“I’m bored,” said Master7 as we drove out of G-town.
Tracey looked at me, suddenly tired despite the clock reading 8.30am. “Only an hour until we get there.”
I tried to engage the kids in a game involving licence plates.
“Can’t we just play punch buggy?” asked Miss8. Any opportunity to thump a sibling.
The one moment of respite on the trip down was when we we were treated to perhaps the most magnificent rainbow I’ve ever seen. Master7 was so impressed he immediately threw us into a BCF tv advertisement.
“Now THIS is living!” he announced.
The reason we were heading out of town was for a little reunion with my Uncle James & Auntie Madeline’s side of the family. My father & James come from an extended family of seven kids (my mum is one of five). And while my parents had three kids, James and his lovely wife had six, so I feel a deep emotional connection with them – I think it’s called sympathy.
All up a group of 25 Devereaux’s converged on a park and fish & chip shop at Mooloolabah. Sadly some family members were away in Victoria or North Queensland, but then if everyone turns up you’ve got no-one to whinge about.
The weather could only be described as beautiful, if we were meeting in Hobart. As we were in Mooloolabah, it was crappy, with any occasional bits of blue sky quickly chased away by wind and rain.
We’re always telling Miss17 she doesn’t dress to the weather, but she never listens. The most important thing is to look good – the high price of fashion is goosebumps followed by a week of sore throats and a runny nose.
“I’m soooo cold,” she complained to me at the park, rudely using my XXL body as a windbreak.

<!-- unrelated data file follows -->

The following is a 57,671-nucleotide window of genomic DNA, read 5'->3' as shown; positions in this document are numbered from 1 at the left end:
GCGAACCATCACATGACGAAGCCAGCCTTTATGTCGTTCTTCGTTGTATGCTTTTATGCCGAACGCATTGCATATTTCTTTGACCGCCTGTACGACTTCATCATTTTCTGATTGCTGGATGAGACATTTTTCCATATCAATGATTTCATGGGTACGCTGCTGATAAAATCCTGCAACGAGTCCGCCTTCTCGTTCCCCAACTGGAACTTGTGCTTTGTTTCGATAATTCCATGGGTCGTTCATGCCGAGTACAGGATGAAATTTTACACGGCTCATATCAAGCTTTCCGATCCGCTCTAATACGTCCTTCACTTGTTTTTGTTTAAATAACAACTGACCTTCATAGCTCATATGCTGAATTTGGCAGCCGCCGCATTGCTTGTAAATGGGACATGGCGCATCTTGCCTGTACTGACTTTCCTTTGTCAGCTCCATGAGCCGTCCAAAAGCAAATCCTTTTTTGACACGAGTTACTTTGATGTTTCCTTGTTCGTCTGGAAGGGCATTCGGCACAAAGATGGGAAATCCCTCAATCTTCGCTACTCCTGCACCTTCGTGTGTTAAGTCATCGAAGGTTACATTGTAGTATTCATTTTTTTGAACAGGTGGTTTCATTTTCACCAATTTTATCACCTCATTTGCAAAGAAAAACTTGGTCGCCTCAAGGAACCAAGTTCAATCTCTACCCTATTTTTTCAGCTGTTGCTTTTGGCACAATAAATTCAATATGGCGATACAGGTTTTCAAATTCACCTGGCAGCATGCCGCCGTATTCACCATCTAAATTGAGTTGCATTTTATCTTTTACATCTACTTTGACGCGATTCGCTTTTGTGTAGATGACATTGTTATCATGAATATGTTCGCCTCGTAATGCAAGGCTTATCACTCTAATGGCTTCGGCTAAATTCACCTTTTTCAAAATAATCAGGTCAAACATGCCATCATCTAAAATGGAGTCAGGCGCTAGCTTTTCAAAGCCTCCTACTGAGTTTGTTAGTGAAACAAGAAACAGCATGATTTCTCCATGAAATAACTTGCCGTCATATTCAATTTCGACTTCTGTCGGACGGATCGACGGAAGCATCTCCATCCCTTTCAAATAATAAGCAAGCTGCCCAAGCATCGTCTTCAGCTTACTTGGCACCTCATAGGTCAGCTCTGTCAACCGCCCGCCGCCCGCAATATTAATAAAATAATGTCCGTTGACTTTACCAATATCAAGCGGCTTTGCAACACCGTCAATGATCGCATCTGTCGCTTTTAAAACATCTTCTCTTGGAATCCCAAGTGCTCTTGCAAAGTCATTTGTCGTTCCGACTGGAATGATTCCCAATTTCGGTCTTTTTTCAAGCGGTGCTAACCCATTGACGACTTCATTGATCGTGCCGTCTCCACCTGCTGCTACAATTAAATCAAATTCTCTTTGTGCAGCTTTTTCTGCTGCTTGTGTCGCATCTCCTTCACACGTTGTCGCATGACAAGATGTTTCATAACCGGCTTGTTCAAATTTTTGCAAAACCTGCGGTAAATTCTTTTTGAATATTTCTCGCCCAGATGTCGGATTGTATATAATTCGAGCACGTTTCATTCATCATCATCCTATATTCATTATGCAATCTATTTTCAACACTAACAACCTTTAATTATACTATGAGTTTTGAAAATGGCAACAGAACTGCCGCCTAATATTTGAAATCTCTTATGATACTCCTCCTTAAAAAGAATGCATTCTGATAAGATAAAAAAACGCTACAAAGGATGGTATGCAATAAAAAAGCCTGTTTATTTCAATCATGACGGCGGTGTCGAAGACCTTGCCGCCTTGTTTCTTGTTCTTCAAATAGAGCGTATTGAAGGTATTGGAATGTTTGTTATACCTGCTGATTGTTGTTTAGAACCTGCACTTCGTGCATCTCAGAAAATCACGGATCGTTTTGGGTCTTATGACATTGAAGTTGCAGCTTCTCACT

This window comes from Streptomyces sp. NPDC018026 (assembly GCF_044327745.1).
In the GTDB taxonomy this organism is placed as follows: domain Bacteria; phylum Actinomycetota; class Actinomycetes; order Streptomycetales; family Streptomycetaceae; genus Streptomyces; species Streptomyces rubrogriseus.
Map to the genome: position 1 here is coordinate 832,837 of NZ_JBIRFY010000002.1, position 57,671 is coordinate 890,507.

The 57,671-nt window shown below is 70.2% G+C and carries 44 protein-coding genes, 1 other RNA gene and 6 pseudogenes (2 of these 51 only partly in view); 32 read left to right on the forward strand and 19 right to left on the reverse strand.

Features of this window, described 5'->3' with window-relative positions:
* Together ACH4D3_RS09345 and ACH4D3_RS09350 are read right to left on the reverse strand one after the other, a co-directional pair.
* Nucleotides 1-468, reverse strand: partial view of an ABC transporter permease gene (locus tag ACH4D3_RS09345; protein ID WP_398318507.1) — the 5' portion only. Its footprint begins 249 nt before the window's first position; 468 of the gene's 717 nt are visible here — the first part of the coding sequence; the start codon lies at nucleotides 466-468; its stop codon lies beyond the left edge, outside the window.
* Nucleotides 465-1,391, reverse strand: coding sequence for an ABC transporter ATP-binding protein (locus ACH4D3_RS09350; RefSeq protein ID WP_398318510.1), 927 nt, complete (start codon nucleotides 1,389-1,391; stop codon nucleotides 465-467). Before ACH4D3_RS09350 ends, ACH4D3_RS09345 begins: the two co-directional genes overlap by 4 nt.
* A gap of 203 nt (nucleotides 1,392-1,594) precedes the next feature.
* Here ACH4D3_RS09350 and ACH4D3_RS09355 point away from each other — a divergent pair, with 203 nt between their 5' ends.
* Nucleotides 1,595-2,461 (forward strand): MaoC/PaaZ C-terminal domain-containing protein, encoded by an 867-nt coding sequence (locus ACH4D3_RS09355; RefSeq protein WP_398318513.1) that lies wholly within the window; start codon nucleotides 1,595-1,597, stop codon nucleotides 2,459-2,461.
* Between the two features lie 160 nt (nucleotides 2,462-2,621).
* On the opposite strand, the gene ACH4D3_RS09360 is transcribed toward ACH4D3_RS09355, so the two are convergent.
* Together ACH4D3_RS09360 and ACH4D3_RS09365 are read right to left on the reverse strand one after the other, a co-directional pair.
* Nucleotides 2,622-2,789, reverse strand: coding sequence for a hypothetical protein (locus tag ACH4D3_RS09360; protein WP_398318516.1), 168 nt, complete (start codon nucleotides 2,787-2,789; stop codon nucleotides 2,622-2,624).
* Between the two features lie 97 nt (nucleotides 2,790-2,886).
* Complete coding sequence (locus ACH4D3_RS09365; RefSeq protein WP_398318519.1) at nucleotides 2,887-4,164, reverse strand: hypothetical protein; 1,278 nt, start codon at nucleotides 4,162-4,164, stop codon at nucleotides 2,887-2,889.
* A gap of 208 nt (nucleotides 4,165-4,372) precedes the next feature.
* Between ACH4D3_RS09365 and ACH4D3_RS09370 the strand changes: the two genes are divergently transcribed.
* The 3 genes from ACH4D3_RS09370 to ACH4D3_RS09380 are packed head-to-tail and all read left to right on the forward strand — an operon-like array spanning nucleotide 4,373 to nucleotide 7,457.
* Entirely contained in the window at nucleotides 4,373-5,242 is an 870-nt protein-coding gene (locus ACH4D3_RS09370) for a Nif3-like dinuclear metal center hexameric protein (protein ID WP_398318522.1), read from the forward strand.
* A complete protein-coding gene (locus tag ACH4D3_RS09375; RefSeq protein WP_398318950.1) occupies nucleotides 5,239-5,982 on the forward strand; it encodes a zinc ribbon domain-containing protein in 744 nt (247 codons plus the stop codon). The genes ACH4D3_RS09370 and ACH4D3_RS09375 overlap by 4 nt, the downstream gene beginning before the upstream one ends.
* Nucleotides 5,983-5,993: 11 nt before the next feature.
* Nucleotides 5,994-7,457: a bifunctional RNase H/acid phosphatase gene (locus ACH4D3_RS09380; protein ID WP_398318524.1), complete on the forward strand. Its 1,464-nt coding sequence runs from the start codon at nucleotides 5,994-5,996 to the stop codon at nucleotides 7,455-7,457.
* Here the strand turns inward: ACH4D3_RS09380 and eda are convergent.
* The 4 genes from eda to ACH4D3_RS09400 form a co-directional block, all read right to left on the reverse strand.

“Really? It’s not like you to dress inappropriately,” I lied. So Miss17, she who must always look worthy of strangers’ cat calls and her father’s frowns, spent the day with a baby blanket wrapped around her shoulders. It’s a wonder the fashion police haven’t locked her up and thrown away the key. I know it’s a scenario I’ve entertained more than once.
After we’d eaten our fish and chips a couple of fire engines arrived for a meet and greet with the public and the kids quickly hurried over. I think my cousin, Danielle, was a little disappointed with the fire brigade. I think she expected their equipment to be more impressive. This is the problem with those Firefighter’s Calenders, they do raise one’s expectations.
Growing up in South East Queensland, it was Uncle James & Auntie Madeline’s kids we most often caught up with for family get-togethers. Now we’ve all grown up (and in my case, out) it’s nice to introduce our kids to each other and reconnect. This is our second gathering in as many years, and if the happy faces and warm embraces were anything to go by, it won’t be the last.
Not only is this living, this is what life is all about.
|What’s this look, Miss17? Baby Chic?|
|Master7 and Grandma pose for a photo while I demonstrate I forgot
to ask Tracey ‘do I look fat in this?’ before we left the house. On the
bright side, I made the firefighters look almost calender worthy.
|My parents – Geoff & Judy|
|Not my parents – Uncle James
& Auntie Madeline
|The cousins, playing together :/|